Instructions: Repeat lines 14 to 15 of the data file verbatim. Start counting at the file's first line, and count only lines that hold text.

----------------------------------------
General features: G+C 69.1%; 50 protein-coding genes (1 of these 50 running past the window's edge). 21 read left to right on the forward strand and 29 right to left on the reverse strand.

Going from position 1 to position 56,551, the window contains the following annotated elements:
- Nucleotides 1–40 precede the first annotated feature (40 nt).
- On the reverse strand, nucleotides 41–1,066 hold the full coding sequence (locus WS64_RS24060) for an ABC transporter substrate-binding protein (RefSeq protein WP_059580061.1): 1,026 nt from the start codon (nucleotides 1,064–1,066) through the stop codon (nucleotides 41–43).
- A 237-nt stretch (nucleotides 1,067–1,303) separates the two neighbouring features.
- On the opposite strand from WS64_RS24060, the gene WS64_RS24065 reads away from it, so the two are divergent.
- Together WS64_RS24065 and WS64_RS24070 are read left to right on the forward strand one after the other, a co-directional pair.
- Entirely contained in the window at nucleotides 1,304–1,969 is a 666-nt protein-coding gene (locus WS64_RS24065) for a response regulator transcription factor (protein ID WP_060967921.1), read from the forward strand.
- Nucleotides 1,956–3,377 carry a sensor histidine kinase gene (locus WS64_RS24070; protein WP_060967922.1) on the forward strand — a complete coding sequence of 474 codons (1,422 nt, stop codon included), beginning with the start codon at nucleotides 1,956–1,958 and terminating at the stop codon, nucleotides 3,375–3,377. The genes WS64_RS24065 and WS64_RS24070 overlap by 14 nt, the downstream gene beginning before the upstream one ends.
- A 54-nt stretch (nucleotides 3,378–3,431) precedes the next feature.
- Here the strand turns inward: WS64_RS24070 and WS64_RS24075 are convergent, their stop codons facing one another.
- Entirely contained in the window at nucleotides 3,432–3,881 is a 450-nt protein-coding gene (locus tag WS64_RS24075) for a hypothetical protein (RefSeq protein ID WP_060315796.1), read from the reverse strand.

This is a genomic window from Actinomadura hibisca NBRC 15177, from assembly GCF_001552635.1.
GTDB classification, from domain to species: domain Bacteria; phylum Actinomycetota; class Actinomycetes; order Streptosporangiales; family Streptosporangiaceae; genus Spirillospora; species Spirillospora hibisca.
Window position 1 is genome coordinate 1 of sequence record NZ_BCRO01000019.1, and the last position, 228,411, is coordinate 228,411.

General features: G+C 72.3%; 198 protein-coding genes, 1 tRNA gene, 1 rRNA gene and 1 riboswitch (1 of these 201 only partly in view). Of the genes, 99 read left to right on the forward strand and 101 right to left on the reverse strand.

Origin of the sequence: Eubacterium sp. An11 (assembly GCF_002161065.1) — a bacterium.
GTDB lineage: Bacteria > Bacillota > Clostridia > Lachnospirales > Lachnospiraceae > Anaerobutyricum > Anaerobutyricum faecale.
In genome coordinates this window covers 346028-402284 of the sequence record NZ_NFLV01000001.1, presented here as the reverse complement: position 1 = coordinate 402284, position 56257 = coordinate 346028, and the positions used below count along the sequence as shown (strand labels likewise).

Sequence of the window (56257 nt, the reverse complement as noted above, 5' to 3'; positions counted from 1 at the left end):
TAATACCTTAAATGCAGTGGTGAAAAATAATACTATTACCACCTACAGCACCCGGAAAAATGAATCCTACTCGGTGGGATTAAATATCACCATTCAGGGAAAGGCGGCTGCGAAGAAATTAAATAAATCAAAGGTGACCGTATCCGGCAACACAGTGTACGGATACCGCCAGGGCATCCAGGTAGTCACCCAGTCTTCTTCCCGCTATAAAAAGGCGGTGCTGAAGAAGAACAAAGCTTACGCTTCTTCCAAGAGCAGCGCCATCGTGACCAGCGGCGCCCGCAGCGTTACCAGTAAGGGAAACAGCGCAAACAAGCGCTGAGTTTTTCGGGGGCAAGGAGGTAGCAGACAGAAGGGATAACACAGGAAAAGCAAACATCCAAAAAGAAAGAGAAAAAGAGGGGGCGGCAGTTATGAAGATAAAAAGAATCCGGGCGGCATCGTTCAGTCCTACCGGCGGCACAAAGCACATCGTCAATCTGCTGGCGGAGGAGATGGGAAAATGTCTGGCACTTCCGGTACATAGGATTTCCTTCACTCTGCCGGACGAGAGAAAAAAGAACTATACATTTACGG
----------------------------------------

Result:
GTDB classification, from domain to species: domain Bacteria; phylum Actinomycetota; class Actinomycetes; order Streptosporangiales; family Streptosporangiaceae; genus Spirillospora; species Spirillospora hibisca.
Window position 1 is genome coordinate 1 of sequence record NZ_BCRO01000019.1, and the last position, 228,411, is coordinate 228,411.